Decapitated bodies in Dorset are Vikings
12 March 2010, by Tamera Jones
Chemical analysis of teeth from decapitated bodies in an ancient burial pit in Dorset has revealed that the victims were Vikings.
Archaeologist in the burial pit.
All of the victims had suffered wounds inflicted by a sharp weapon to their skulls, jaws and upper spines consistent with decapitation injuries. Some also had their limbs hacked off.
'I'm not aware of many other burial sites in this country with this level of slaughter. It's particularly unusual,' says Dr Jane Evans, head of science-based archaeology at the NERC Isotope Geosciences Laboratory (NIGL) in Keyworth, Nottingham.
'What's fascinating about these findings is that Vikings are renowned for their pillaging, ransacking and raping. But here we've got real evidence that it was the other way round: Anglo Saxons rounded up these Vikings and executed them,' she says.
Workers uncovered the site in summer 2009 while digging to make way for a new relief road at Ridgeway Hill near Weymouth, Dorset. At first, archaeologists surmised the victims were Iron Age, suggesting invading Romans slaughtered them around AD43.
They thought this, because of the site's proximity to Maiden Castle - a major Roman post. Maiden Castle is Europe's largest Iron Age hill fort and is thought to be the place where the local Celtic tribe made their last stand against General Vespasian and his legion after the Roman invasion.
Burial pit of skulls and bones.
But after using carbon-14 to date the remains to between AD910 and AD1030 - the exact time of the Viking invasions - Oxford Archaeology asked Evans and her colleague Carolyn Chenery, also from NIGL, to further analyse the victims and see if they really were Anglo Saxons.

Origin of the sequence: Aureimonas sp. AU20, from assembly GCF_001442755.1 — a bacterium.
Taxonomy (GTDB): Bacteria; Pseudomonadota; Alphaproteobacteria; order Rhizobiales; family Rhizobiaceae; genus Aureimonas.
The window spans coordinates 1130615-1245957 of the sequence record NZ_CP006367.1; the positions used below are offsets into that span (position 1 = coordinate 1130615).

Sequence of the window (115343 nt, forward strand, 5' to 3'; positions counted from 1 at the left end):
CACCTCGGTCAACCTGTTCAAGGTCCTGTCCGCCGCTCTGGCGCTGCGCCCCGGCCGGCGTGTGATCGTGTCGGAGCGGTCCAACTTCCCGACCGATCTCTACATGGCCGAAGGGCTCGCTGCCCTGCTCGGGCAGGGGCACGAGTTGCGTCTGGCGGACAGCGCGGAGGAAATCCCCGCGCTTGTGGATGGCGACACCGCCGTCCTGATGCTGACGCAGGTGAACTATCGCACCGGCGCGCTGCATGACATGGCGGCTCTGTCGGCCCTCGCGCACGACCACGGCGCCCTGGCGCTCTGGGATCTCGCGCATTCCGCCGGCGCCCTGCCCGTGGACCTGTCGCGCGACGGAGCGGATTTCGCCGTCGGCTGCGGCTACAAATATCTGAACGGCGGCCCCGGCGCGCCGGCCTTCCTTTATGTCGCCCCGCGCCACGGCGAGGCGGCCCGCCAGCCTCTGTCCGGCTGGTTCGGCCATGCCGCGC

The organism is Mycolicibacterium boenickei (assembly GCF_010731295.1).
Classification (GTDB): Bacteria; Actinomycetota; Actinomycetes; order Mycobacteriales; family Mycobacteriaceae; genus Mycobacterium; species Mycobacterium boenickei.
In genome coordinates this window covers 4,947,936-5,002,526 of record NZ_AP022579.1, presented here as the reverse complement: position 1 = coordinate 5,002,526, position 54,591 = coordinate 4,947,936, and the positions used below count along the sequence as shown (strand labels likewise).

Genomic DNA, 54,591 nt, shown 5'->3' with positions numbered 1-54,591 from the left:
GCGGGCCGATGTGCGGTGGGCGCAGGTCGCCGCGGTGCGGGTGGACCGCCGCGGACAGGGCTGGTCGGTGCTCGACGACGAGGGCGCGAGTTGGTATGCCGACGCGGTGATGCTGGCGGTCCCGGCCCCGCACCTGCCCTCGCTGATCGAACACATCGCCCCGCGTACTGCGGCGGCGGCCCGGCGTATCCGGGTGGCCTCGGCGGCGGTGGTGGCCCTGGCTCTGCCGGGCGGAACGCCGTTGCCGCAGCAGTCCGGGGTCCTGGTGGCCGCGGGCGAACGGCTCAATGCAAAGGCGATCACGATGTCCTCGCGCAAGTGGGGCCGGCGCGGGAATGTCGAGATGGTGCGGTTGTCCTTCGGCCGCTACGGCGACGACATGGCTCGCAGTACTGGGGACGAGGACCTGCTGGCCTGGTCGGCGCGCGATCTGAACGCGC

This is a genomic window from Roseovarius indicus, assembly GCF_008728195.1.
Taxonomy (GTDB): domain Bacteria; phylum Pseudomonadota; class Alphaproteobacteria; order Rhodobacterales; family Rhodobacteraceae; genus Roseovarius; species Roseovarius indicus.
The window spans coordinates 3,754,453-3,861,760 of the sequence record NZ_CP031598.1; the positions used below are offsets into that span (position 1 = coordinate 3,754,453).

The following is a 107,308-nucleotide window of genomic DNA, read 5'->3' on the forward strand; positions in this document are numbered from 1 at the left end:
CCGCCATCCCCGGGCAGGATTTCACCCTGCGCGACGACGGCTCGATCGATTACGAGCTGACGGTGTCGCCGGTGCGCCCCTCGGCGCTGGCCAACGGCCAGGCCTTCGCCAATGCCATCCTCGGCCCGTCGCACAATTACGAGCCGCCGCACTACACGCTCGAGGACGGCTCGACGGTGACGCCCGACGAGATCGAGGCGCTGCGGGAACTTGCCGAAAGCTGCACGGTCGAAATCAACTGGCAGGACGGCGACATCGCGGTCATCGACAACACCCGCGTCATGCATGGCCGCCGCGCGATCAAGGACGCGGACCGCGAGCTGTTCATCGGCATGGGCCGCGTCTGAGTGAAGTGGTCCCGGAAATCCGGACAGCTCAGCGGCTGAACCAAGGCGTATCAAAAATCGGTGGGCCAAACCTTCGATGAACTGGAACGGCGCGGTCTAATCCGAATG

Of 51 individuals, the researchers analysed ten. Evans and Chenery used isotopic analysis to find out what part of the world the victims came from and what sort of food they grew up on.
Isotopes are different forms of the same chemical element that exist in different proportions, because they have slightly different atomic weights. Isotope composition varies around the world, which means that scientists can use these differences to unearth a wealth of information, such as people's origins.
Because our modern diets are based on food from around the world, it's not possible to use the same approach to figure out where people come from today.
'Isotopes from local drinking water and food are fixed into the enamel and dentine of growing teeth. This means we can figure out what sort of food people ate and where they're likely to have eaten this food,' explains Evans.
Both strontium and oxygen isotopes revealed that the burial pit victims grew up in countries with a much colder climate than Britain's. One individual was traced to north of the Arctic Circle.
'It's the only site where we've done isotopic analysis and demonstrated that the victims are all from outside Britain,' says Evans.
But surprisingly, the isotopic analysis revealed that rather than coming from one small area, the men came from all over Scandinavia.
'The group could've been an army drawn from a large area,' suggests Evans.
Carbon and nitrogen isotopes showed that the men had a high protein diet, comparable with known sites in Sweden.
Other injuries, such as a cut to the pelvis, blows to the chest and stomach, as well as defensive injuries to the hands are also consistent with a major slaughter.
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